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Bearded Fescue

Vulpia ciliata

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Plant Profile

Flowering Months:
Poaceae (Grass)
Also in this family:
Alpine Catstail, Alpine Foxtail, Alpine Meadow-grass, Annual Beard-grass, Annual Meadow-grass, Arrow Bamboo, Barren Brome Grass, Bearded Couch Grass, Bermuda Grass, Black Bent, Black Grass, Blue Fescue, Blue Moor-grass, Bog Hair-grass, Borrer's Saltmarsh Grass, Bread Wheat, Bristle Bent, Brown Bent, Brown Sedge, Bulbous Foxtail, Bulbous Meadow-grass, California Brome Grass, Canary Grass, Carnation Sedge, Cocksfoot, Cockspur, Common Bent, Common Cord-grass, Common Millet, Common Reed, Common Saltmarsh Grass, Compact Brome Grass, Corn, Couch Grass, Creeping Bent, Creeping Soft-grass, Crested Dog's-tail, Crested Hair-grass, Cultivated Oat, Curved Hard Grass, Cut Grass, Dense Silky Bent, Downy Oat-grass, Drooping Brome Grass, Drooping Tor Grass, Dune Fescue, Early Hair-grass, Early Meadow-grass, Early Sand-grass, False Brome Grass, False Oat-grass, Fern Grass, Fine-leaved Sheep's Fescue, Flattened Meadow-grass, Floating Sweet-grass, Foxtail Barley, French Oat, Giant Fescue, Glaucous Meadow-grass, Great Brome Grass, Greater Quaking Grass, Grey Hair-grass, Hairy Brome Grass, Hairy Finger-grass, Hard Fescue, Hard Grass, Harestail Grass, Heath Grass, Holy Grass, Hybrid Marram Grass, Italian Rye Grass, Knotroot Bristlegrass, Lesser Hairy Brome Grass, Lesser Quaking Grass, Loose Silky Bent, Lyme Grass, Marram Grass, Marsh Foxtail, Mat Grass, Mat-grass Fescue, Meadow Barley, Meadow Fescue, Meadow Foxtail, Meadow Oat-grass, Mountain Melick, Narrow-leaved Meadow-grass, Narrow-leaved Small-reed, Neglected Couch Grass, Nit Grass, Orange Foxtail, Pampas Grass, Perennial Rye Grass, Plicate Sweet-grass, Purple Moor-grass, Purple Small-reed, Purple-stem Catstail, Quaking Grass, Ratstail Fescue, Red Fescue, Reed Canary Grass, Reed Sweet-grass, Reflexed Saltmarsh Grass, Rescue Grass, Rough Meadow-grass, Rush-leaved Fescue, Sand Catstail, Sand Couch Grass, Scandinavian Small-reed, Scottish Small-reed, Sea Barley, Sea Couch Grass, Sea Fern Grass, Sheep's Fescue, Silver Hair-grass, Six-rowed Barley, Slender Brome Grass, Small Cord-grass, Small Sweet-grass, Smaller Catstail, Smooth Brome Grass, Smooth Cord-grass, Smooth Finger-grass, Smooth Meadow-grass, Soft Brome Grass, Somerset Hair-grass, Sorghum, Spreading Meadow-grass, Squirreltail Fescue, Stiff Brome Grass, Stiff Saltmarsh Grass, Sweet Vernal Grass, Tall Fescue, Timothy Grass, Tor Grass, Tufted Hair-grass, Two-rowed Barley, Upright Brome Grass, Velvet Bent, Viviparous Fescue, Wall Barley, Wavy Hair-grass, Wavy Meadow-grass, Whorl Grass, Wild Oat, Wood Barley, Wood Fescue, Wood Meadow-grass, Wood Melick, Wood Millet, Yellow Oat-grass, Yorkshire Fog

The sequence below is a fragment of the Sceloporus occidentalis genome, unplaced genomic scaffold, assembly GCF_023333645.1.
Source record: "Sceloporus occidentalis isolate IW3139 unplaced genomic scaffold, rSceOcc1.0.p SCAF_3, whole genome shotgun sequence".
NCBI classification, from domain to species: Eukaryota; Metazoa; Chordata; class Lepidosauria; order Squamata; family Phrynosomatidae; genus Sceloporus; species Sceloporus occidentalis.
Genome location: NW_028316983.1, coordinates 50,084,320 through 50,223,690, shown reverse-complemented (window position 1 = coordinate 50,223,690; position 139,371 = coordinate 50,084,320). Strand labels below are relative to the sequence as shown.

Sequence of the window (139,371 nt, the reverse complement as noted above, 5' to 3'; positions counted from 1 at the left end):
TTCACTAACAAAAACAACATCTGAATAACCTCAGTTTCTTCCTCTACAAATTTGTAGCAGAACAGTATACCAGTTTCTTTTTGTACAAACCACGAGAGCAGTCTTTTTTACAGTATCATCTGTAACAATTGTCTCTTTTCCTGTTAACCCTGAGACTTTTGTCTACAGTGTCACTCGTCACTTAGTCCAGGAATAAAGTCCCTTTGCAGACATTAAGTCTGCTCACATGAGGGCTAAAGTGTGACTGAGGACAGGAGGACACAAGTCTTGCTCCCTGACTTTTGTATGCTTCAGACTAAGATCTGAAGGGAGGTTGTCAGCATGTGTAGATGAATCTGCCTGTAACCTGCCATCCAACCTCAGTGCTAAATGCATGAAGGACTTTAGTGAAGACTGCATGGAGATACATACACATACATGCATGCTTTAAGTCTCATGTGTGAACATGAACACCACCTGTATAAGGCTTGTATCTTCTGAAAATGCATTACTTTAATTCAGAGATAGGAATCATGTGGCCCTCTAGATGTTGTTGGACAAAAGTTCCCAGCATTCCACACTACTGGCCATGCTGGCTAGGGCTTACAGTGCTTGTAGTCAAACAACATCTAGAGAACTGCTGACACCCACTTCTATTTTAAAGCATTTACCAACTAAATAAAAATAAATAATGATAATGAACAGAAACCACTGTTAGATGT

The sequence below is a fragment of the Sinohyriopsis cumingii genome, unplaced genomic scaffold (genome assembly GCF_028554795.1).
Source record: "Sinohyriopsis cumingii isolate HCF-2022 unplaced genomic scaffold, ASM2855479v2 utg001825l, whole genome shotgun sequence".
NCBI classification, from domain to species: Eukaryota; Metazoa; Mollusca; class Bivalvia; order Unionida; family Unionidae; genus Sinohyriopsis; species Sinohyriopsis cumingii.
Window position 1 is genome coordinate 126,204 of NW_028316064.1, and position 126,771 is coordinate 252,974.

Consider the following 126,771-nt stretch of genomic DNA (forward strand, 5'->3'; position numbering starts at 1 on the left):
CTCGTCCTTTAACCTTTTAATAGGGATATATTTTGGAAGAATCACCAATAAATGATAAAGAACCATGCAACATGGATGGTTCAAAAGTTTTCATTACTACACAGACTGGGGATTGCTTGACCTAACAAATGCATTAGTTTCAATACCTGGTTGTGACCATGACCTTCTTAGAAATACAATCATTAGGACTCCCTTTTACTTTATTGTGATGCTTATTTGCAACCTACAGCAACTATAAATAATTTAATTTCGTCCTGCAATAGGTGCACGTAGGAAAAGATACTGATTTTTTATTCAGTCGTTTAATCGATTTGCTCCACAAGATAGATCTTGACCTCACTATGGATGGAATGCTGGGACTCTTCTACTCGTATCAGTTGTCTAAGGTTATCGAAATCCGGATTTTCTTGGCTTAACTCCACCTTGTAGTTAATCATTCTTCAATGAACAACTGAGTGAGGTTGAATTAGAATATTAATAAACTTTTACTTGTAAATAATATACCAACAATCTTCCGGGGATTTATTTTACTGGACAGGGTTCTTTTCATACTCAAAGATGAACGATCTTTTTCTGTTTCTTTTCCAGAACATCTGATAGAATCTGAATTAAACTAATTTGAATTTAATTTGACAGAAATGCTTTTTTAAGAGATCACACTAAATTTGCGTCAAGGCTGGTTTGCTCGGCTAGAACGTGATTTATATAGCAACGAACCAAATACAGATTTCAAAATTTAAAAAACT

Life Cycle:
Maximum Size:
50 centimetres tall
Beaches, fields, gardens, grassland, lawns, roadsides, sand dunes, seaside, wasteland.

Green, no petals
Reddish-green flowers, turning yellowish-grey with age. The flowers appear in panicles. Spikelets have 4 to 10 florets each. Unawned.
The fruit is a caryopsis which is a kind of dry, one-seeded fruit.
Simple, broad, linear, flat or inrolled leaf blades.
Other Names:
Ciliate Fescue, Fringed Fescue.
Frequency (UK):

Similar Species

Other Information


Vulpia ciliata, also known as fringed fescue, is a small annual grass that is native to Europe, Asia, and Africa. It is characterized by its fine, delicate leaves and its distinctive inflorescence, which has long, fine, ciliate (fringed) awns.

It typically grows to a height of 6-12 inches, and its leaves are blue-green in color. It typically flowers in the spring or early summer and produces small spikelet clusters at the top of the stem. The spikelets are wind-pollinated and are usually produced in the spring or early summer.

Like other vulpia species, it is considered to be a weed of cultivated land, and it is often found in fields, gardens, and along roadsides. It can be a problem in crops such as cereals, vegetables, and ornamental plants. It is not considered to be a valuable forage grass for livestock or wildlife, as it is not considered to be palatable.

Control of Vulpia ciliata can be done by using chemical herbicides, mulching, proper crop rotation, and competition with other plants, also hand pulling or mowing. The infestation can also be controlled by monitoring and removing the plants before they produce seeds, as well as removing weed from the crop rotation fields.


Bearded Fescue (Vulpia ciliata) is a cool-season grass native to Europe that has naturalized in various parts of North America. It is a member of the Poaceae family and is known for its slender, wiry stems that can reach up to two feet in height. The plant has numerous alternate leaves that are up to 10 inches long, and its flowers are spike-like, with small, light-green to purplish florets that bloom in late spring to early summer.